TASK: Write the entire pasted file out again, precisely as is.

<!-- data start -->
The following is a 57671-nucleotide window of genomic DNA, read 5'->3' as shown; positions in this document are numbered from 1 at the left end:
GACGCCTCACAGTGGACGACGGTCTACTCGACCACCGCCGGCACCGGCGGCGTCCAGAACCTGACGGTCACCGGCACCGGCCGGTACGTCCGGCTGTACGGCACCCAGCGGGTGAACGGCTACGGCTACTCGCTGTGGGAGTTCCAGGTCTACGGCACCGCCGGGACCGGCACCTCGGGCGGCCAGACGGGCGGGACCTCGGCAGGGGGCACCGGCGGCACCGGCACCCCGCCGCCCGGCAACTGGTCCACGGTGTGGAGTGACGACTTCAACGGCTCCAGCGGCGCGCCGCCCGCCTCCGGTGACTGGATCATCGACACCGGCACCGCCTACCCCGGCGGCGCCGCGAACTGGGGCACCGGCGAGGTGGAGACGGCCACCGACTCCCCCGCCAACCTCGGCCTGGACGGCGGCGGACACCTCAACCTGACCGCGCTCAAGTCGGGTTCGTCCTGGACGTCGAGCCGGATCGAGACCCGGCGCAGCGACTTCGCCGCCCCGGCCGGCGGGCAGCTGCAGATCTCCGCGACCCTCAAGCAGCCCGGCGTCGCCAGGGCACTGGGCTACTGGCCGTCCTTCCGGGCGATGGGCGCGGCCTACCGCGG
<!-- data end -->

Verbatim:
The following is a 57671-nucleotide window of genomic DNA, read 5'->3' as shown; positions in this document are numbered from 1 at the left end:
GACGCCTCACAGTGGACGACGGTCTACTCGACCACCGCCGGCACCGGCGGCGTCCAGAACCTGACGGTCACCGGCACCGGCCGGTACGTCCGGCTGTACGGCACCCAGCGGGTGAACGGCTACGGCTACTCGCTGTGGGAGTTCCAGGTCTACGGCACCGCCGGGACCGGCACCTCGGGCGGCCAGACGGGCGGGACCTCGGCAGGGGGCACCGGCGGCACCGGCACCCCGCCGCCCGGCAACTGGTCCACGGTGTGGAGTGACGACTTCAACGGCTCCAGCGGCGCGCCGCCCGCCTCCGGTGACTGGATCATCGACACCGGCACCGCCTACCCCGGCGGCGCCGCGAACTGGGGCACCGGCGAGGTGGAGACGGCCACCGACTCCCCCGCCAACCTCGGCCTGGACGGCGGCGGACACCTCAACCTGACCGCGCTCAAGTCGGGTTCGTCCTGGACGTCGAGCCGGATCGAGACCCGGCGCAGCGACTTCGCCGCCCCGGCCGGCGGGCAGCTGCAGATCTCCGCGACCCTCAAGCAGCCCGGCGTCGCCAGGGCACTGGGCTACTGGCCGTCCTTCCGGGCGATGGGCGCGGCCTACCGCGG